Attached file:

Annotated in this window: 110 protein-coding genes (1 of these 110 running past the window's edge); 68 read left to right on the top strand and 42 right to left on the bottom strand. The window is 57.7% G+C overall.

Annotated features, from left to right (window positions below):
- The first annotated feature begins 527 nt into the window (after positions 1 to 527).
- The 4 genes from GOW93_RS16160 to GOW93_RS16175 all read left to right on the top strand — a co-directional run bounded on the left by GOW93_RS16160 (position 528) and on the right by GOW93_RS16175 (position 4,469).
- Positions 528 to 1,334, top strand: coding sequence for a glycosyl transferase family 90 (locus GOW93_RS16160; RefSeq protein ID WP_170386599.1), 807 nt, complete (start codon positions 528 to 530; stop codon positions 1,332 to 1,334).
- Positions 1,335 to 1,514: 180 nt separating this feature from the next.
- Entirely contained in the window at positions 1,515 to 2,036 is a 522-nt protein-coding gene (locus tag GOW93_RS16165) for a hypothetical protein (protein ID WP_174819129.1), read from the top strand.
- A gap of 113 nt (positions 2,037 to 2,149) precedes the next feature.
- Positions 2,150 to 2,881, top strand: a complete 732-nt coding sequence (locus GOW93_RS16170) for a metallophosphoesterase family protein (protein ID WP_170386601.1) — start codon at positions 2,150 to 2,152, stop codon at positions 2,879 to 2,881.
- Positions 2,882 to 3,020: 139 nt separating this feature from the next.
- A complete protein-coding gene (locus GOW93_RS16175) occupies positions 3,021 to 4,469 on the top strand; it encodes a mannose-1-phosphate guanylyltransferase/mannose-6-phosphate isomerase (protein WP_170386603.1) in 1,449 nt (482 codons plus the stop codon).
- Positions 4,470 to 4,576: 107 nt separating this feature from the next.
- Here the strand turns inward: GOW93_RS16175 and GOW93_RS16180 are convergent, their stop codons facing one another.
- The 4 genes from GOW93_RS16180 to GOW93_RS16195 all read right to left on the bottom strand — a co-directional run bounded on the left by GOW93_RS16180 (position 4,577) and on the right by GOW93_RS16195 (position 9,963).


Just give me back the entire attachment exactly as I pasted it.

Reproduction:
Annotated in this window: 110 protein-coding genes (1 of these 110 running past the window's edge); 68 read left to right on the top strand and 42 right to left on the bottom strand. The window is 57.7% G+C overall.

Annotated features, from left to right (window positions below):
- The first annotated feature begins 527 nt into the window (after positions 1 to 527).
- The 4 genes from GOW93_RS16160 to GOW93_RS16175 all read left to right on the top strand — a co-directional run bounded on the left by GOW93_RS16160 (position 528) and on the right by GOW93_RS16175 (position 4,469).
- Positions 528 to 1,334, top strand: coding sequence for a glycosyl transferase family 90 (locus GOW93_RS16160; RefSeq protein ID WP_170386599.1), 807 nt, complete (start codon positions 528 to 530; stop codon positions 1,332 to 1,334).
- Positions 1,335 to 1,514: 180 nt separating this feature from the next.
- Entirely contained in the window at positions 1,515 to 2,036 is a 522-nt protein-coding gene (locus tag GOW93_RS16165) for a hypothetical protein (protein ID WP_174819129.1), read from the top strand.
- A gap of 113 nt (positions 2,037 to 2,149) precedes the next feature.
- Positions 2,150 to 2,881, top strand: a complete 732-nt coding sequence (locus GOW93_RS16170) for a metallophosphoesterase family protein (protein ID WP_170386601.1) — start codon at positions 2,150 to 2,152, stop codon at positions 2,879 to 2,881.
- Positions 2,882 to 3,020: 139 nt separating this feature from the next.
- A complete protein-coding gene (locus GOW93_RS16175) occupies positions 3,021 to 4,469 on the top strand; it encodes a mannose-1-phosphate guanylyltransferase/mannose-6-phosphate isomerase (protein WP_170386603.1) in 1,449 nt (482 codons plus the stop codon).
- Positions 4,470 to 4,576: 107 nt separating this feature from the next.
- Here the strand turns inward: GOW93_RS16175 and GOW93_RS16180 are convergent, their stop codons facing one another.
- The 4 genes from GOW93_RS16180 to GOW93_RS16195 all read right to left on the bottom strand — a co-directional run bounded on the left by GOW93_RS16180 (position 4,577) and on the right by GOW93_RS16195 (position 9,963).